- Hardcover: 288 pages
- Publisher: McGraw-Hill; Clean & Tight Contents edition (1972)
- Language: English
- ISBN-10: 0070497729
- ISBN-13: 978-0070497726
- Product Dimensions: 9.1 x 6.6 x 1.1 inches
- Shipping Weight: 1.6 pounds
- Average Customer Review: 4.0 out of 5 stars See all reviews (20 customer reviews)
- Amazon Best Sellers Rank: #441,694 in Books (See Top 100 in Books)
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100 to 1 in the stock market;: A distinguished security analyst tells how to make more of your investment opportunities, Hardcover – 1972
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Top Customer Reviews
In spite of the the rather glamorous title, the book is actually about Buy and Hold investing. Yes, it is true that you could have made a million dollars by buying any of about 350 stocks he mentions if you had invested $10,000 and just sat back and watched it grow over time! Doesn't sound that exciting, does it? However, I hope you didn't miss the point that he mentions AT LEAST 350 opportunities to have done this! Most of the companies' names will be quite familiar to most readers.
With the histories of many of these companies available, Mr. Phelps goes back in time to examine what it was about these companies that made their potential as great as it was. How can one begin to see what it takes for a company to do well? Well enough to drive its stock from $1.00 to $100.00 over a period of time? This is the heart of Mr. Phelps' book. He comes up with common characteristics that show up in many of the stocks he uses as examples.
Now, what about his strategy of stock ownership? He says that the best way to preserve the wealth you accumulate from investing is to NOT SELL your stocks! Uncle Sam always wants a piece of the pie when you decide to cut it! Mr. Phelps says that no matter how long it takes, it's better to pass on stocks to your heirs than it is to sell them too soon!!Read more ›
Let me illustrate my point with an example. Toward the end of every real estate bull market, books come out on how easy it is to make money flipping homes. The books must sell to some degree or the publishers wouldn't publish them. Few actually succeed at it because:
* It's a lot of work
* It's competitive
* It only works well when you have a bunch of people who are uneducated about the value of their homes and are willing to sell them to you cheap, and/or offer you cheap financing while you reposition it.
* Transaction costs are significant, and improvements don't always pay back what you put in.
You could make a lot of money at it, but it is unlikely. Now with this book, "100 to 1 in the Stock Market," the value proposition is a little different:
* Find one company that will experience stunning compound growth over 20-30+ years.
* Invest heavily in it, and don't diversify into a lot of other stocks, because that will dilute your returns.
* Hold onto it, and don't sell any ever, ever, ever! (Forget Lord Rothschild, who said the secret to his wealth was that he always sold too soon.)
* Learn to mention the company name idly in passing, and happily live off of the dividends, should there be any. ;)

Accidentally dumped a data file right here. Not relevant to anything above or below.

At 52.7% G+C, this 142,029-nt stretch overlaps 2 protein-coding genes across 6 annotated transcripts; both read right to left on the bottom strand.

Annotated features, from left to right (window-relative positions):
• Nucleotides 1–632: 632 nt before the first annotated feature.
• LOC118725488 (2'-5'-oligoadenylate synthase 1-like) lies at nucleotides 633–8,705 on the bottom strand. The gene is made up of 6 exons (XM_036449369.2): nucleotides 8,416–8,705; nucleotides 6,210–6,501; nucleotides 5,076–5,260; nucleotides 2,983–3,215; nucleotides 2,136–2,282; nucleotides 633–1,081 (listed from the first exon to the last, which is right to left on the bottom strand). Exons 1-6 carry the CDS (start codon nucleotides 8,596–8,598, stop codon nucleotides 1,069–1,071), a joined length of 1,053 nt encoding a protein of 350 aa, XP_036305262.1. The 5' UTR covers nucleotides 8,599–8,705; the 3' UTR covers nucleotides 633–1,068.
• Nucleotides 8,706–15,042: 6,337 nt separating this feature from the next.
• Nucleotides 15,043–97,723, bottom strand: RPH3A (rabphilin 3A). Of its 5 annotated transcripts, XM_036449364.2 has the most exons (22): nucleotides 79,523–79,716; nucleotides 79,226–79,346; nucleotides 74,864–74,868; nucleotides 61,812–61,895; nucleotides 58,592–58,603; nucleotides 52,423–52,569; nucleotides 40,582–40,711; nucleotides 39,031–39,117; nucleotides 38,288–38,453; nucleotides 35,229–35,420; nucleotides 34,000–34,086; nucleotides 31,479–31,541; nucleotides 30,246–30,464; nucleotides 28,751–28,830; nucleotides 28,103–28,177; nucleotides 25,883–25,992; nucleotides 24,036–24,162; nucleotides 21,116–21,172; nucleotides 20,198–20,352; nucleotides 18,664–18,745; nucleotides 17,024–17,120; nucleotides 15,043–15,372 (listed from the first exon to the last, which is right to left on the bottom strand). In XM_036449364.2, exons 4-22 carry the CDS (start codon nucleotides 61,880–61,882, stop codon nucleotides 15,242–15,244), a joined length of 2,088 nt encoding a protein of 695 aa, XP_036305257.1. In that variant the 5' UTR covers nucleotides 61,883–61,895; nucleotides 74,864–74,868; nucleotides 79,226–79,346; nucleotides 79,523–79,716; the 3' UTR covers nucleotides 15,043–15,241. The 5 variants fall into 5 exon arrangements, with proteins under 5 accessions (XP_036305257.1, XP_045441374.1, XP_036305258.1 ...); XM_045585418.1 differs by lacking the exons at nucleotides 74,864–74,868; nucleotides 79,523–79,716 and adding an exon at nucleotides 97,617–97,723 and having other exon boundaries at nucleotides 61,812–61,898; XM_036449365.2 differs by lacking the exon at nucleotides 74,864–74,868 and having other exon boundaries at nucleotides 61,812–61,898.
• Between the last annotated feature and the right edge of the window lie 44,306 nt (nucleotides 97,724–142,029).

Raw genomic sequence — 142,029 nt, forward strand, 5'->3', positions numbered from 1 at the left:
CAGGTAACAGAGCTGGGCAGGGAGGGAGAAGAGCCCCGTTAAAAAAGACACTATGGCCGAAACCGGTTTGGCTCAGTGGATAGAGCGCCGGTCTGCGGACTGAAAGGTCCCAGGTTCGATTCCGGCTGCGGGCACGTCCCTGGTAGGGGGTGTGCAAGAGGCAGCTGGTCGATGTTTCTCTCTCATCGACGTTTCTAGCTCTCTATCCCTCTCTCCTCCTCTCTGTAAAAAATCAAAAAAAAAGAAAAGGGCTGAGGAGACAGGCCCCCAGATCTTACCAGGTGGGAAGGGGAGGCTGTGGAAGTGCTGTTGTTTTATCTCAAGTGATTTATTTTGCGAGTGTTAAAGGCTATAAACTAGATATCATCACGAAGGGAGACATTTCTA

Here are the problems. First, identifying the stock will be tough. Less than 1% of all stocks do that. Are you feeling lucky? How lucky? That lucky? Wow.Read more ›
Those are the trends. Back then airlines and Pharma stocks were the future high growth trends ( I mean come on Really - duh). Tires? Automobiles (do your homeowork on Henry Ford) were in a serious growth phase, last time I checked, automobiles need tires. Definitely, GE (duh - Electricity was still pretty new) back then was a huge trend if you do your history. It's the same now. Spot the trends and invest for the long term. Internet of Things, 3D Printing, Solar, Biotech, Cloud, Online Video/Movies, Social Media, Cyber Security are some examples of the huge trends of the future. Sometimes you have to open your eyes and listen instead of being quick to criticize the highly successful investors. They must be doing something right. The internet makes it easier than ever to spot the trends. The internet makes it easy to find good companies with a strong management team. The internet makes it easier than ever to find good companies with rising earnings/revenues quarter after quarter. I suggest you read the book again with your eyes open and your mouth closed. You might make some really good money!
Most Recent Customer Reviews
collection of experiences in stock market, lots of advises mainly at the later chaptersPublished 16 days ago by omer albeladi
100 Baggers was based on this, but 100 Baggers is better. This book, however, is good too.Published 1 month ago by Damon Ronald Felton
What a great read. This one is an undiscovered gem. I'd put this one in my
personal "top 10" of investment books to
The theory and the explanation is very good. However, the book is based on the stock market from the 1930's to the 1970's. Read morePublished 6 months ago by Brian A. Zuckerman
This is a book that can open up your myopic eyes to the possibilities of a great future by buying and holding the right stocks. However the author never advises, buy and forget .. Read morePublished 10 months ago by Aravind MS
This book lacked any clear framework for identifying stocks that will turn out to be 100 baggers. It rather looks back at stocks that have increased 100 times, which is not that... Read morePublished 10 months ago by Marc
Surely the most worthless book I have ever read on the stock market. Each chapter meanders on about what a particular stock did. Read morePublished 12 months ago by Amazon Customer